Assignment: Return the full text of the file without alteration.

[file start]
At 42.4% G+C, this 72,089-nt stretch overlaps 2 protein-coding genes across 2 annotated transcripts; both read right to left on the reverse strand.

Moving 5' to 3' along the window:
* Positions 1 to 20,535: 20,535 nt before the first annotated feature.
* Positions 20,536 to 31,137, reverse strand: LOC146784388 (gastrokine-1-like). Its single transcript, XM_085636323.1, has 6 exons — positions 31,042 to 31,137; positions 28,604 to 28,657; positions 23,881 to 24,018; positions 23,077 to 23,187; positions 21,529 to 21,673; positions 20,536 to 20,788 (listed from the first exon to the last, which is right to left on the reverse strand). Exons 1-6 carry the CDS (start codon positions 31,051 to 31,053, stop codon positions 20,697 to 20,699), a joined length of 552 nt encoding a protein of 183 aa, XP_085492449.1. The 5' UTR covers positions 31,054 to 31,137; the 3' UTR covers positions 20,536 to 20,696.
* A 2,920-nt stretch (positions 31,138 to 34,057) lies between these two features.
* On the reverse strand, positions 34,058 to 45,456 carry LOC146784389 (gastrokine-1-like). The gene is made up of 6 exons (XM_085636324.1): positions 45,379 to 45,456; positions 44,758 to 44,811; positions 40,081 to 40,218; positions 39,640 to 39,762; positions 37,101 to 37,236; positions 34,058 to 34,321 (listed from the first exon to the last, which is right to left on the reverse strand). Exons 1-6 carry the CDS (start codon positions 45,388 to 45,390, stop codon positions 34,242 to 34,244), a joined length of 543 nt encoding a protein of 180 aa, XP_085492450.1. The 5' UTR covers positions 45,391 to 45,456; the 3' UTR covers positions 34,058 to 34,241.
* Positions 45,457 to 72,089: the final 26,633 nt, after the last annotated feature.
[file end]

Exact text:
At 42.4% G+C, this 72,089-nt stretch overlaps 2 protein-coding genes across 2 annotated transcripts; both read right to left on the reverse strand.

Moving 5' to 3' along the window:
* Positions 1 to 20,535: 20,535 nt before the first annotated feature.
* Positions 20,536 to 31,137, reverse strand: LOC146784388 (gastrokine-1-like). Its single transcript, XM_085636323.1, has 6 exons — positions 31,042 to 31,137; positions 28,604 to 28,657; positions 23,881 to 24,018; positions 23,077 to 23,187; positions 21,529 to 21,673; positions 20,536 to 20,788 (listed from the first exon to the last, which is right to left on the reverse strand). Exons 1-6 carry the CDS (start codon positions 31,051 to 31,053, stop codon positions 20,697 to 20,699), a joined length of 552 nt encoding a protein of 183 aa, XP_085492449.1. The 5' UTR covers positions 31,054 to 31,137; the 3' UTR covers positions 20,536 to 20,696.
* A 2,920-nt stretch (positions 31,138 to 34,057) lies between these two features.
* On the reverse strand, positions 34,058 to 45,456 carry LOC146784389 (gastrokine-1-like). The gene is made up of 6 exons (XM_085636324.1): positions 45,379 to 45,456; positions 44,758 to 44,811; positions 40,081 to 40,218; positions 39,640 to 39,762; positions 37,101 to 37,236; positions 34,058 to 34,321 (listed from the first exon to the last, which is right to left on the reverse strand). Exons 1-6 carry the CDS (start codon positions 45,388 to 45,390, stop codon positions 34,242 to 34,244), a joined length of 543 nt encoding a protein of 180 aa, XP_085492450.1. The 5' UTR covers positions 45,391 to 45,456; the 3' UTR covers positions 34,058 to 34,241.
* Positions 45,457 to 72,089: the final 26,633 nt, after the last annotated feature.